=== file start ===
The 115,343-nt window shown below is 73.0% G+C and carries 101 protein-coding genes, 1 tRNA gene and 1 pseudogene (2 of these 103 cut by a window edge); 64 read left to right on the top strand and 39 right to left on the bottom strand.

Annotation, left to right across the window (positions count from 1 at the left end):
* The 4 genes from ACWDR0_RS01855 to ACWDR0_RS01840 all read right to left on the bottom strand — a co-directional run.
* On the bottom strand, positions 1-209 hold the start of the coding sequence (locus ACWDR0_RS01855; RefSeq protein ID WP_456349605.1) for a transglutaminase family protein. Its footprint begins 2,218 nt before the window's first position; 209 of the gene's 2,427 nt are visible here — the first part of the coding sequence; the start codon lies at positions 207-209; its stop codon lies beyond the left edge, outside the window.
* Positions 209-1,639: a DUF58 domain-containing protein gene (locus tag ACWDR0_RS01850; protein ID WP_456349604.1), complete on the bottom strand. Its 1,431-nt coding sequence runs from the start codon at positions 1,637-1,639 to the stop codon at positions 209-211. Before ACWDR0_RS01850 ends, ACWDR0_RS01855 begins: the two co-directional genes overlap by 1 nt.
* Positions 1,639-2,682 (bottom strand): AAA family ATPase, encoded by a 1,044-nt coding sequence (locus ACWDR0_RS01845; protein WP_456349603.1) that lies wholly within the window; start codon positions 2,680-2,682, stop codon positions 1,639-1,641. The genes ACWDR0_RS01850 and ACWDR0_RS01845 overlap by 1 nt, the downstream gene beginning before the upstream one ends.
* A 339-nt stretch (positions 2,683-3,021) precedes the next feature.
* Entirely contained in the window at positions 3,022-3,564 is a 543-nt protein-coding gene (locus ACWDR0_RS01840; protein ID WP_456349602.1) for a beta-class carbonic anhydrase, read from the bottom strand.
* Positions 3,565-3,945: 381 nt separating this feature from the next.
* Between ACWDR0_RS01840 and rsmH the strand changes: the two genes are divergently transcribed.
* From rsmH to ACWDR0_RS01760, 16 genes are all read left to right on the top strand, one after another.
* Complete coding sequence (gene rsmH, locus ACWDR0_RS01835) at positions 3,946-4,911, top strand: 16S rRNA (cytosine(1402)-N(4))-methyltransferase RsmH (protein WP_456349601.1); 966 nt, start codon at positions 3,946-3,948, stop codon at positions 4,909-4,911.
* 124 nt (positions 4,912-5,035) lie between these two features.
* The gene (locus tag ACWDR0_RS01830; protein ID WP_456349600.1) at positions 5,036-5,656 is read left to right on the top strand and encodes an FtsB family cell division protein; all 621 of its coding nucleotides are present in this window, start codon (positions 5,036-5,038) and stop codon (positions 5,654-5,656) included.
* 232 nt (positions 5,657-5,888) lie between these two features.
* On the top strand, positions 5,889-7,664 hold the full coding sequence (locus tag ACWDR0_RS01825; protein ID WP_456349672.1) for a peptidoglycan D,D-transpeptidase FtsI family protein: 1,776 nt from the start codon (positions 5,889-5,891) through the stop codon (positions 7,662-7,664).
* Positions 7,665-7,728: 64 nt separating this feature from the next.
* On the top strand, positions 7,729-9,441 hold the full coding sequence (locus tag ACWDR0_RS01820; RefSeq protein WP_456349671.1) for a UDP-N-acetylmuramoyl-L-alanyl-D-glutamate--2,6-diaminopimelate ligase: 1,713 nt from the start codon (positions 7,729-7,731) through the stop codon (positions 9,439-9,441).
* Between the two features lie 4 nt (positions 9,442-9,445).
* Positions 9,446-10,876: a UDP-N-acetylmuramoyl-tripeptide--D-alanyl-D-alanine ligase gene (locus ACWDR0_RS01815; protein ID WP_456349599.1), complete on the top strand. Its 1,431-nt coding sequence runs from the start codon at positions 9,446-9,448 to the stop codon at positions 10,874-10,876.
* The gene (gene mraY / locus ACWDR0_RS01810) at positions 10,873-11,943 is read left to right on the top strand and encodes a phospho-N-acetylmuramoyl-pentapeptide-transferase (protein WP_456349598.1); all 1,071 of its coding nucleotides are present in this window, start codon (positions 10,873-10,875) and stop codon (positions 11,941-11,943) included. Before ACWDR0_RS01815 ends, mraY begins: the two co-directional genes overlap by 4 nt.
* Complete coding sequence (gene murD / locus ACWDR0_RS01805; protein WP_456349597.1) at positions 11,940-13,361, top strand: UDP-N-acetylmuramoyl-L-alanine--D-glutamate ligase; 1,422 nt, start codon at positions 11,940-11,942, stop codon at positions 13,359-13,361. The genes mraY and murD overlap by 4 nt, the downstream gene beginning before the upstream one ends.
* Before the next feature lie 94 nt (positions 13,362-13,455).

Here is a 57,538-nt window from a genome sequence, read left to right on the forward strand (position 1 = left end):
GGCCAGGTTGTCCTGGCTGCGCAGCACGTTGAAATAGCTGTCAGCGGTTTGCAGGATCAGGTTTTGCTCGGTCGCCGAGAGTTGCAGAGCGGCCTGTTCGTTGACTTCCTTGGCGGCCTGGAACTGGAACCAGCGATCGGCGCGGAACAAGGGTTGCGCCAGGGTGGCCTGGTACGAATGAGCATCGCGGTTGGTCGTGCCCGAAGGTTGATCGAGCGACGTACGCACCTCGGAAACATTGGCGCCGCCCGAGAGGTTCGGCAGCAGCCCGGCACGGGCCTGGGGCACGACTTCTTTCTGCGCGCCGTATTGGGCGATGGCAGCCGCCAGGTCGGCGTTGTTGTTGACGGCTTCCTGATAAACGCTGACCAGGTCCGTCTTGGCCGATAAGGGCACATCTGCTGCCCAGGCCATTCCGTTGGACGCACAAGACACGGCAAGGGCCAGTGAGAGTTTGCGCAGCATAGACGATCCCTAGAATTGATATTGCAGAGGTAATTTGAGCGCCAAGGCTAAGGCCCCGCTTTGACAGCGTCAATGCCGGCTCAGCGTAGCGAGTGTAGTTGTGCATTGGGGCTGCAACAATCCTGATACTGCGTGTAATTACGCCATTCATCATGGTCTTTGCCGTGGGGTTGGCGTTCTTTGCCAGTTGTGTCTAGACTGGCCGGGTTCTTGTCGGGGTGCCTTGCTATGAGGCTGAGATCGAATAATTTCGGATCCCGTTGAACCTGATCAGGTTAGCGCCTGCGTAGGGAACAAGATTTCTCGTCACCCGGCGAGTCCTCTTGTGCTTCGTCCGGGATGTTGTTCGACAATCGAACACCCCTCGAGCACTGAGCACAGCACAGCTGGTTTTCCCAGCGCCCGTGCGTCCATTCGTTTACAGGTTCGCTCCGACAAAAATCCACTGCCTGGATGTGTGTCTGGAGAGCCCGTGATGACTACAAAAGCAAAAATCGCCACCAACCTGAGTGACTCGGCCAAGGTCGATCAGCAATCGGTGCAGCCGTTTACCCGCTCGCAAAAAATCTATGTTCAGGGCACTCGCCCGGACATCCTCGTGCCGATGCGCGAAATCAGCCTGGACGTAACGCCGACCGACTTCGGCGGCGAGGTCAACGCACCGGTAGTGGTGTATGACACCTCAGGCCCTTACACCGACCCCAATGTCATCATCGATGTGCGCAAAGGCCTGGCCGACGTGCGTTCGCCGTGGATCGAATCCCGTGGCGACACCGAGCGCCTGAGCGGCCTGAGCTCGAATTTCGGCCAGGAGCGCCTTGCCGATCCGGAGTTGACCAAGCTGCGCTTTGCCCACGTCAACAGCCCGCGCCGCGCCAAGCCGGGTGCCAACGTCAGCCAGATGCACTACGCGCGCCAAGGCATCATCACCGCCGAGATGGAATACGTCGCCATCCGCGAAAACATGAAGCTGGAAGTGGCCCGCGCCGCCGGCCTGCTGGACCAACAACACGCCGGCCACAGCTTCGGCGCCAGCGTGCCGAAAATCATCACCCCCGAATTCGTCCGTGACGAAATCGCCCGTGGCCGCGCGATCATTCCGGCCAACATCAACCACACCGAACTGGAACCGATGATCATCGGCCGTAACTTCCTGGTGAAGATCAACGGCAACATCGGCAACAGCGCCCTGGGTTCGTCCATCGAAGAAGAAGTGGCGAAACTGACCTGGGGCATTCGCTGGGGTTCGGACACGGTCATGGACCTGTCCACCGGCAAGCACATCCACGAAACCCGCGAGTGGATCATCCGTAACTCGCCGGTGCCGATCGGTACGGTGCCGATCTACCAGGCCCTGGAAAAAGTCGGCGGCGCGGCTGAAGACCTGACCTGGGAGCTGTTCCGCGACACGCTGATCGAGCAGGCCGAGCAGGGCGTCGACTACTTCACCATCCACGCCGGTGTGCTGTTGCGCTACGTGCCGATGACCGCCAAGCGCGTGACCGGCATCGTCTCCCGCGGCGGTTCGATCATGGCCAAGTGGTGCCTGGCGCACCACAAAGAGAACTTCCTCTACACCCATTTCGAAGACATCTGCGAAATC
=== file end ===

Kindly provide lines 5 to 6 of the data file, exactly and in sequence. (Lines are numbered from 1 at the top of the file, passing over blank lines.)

* Positions 209-1,639: a DUF58 domain-containing protein gene (locus tag ACWDR0_RS01850; protein ID WP_456349604.1), complete on the bottom strand. Its 1,431-nt coding sequence runs from the start codon at positions 1,637-1,639 to the stop codon at positions 209-211. Before ACWDR0_RS01850 ends, ACWDR0_RS01855 begins: the two co-directional genes overlap by 1 nt.
* Positions 1,639-2,682 (bottom strand): AAA family ATPase, encoded by a 1,044-nt coding sequence (locus ACWDR0_RS01845; protein WP_456349603.1) that lies wholly within the window; start codon positions 2,680-2,682, stop codon positions 1,639-1,641. The genes ACWDR0_RS01850 and ACWDR0_RS01845 overlap by 1 nt, the downstream gene beginning before the upstream one ends.